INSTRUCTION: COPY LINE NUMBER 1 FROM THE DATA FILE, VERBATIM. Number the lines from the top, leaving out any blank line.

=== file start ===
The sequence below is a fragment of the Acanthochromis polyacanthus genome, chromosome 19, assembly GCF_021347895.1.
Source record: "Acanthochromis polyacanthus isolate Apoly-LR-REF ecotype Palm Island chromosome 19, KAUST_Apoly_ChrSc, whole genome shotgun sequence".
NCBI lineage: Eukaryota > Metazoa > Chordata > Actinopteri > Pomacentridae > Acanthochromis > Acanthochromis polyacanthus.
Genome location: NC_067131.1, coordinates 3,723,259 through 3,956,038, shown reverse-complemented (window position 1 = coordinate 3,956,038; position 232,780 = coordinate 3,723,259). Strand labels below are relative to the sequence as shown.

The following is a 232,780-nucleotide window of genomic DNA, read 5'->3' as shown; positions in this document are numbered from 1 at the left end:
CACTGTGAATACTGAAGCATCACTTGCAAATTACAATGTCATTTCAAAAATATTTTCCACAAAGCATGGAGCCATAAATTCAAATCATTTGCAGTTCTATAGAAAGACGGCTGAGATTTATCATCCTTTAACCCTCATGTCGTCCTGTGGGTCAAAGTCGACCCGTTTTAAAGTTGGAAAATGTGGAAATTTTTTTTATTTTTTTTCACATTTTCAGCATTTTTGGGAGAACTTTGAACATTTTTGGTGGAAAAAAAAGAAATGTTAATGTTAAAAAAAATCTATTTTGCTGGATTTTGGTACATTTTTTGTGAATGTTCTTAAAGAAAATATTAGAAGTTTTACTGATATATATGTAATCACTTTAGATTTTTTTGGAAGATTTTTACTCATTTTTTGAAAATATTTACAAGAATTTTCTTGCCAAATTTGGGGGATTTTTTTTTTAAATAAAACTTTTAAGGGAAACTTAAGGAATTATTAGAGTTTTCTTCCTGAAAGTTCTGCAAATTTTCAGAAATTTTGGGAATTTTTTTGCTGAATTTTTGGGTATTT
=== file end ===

The sequence below is a fragment of the Acanthochromis polyacanthus genome, chromosome 19, assembly GCF_021347895.1.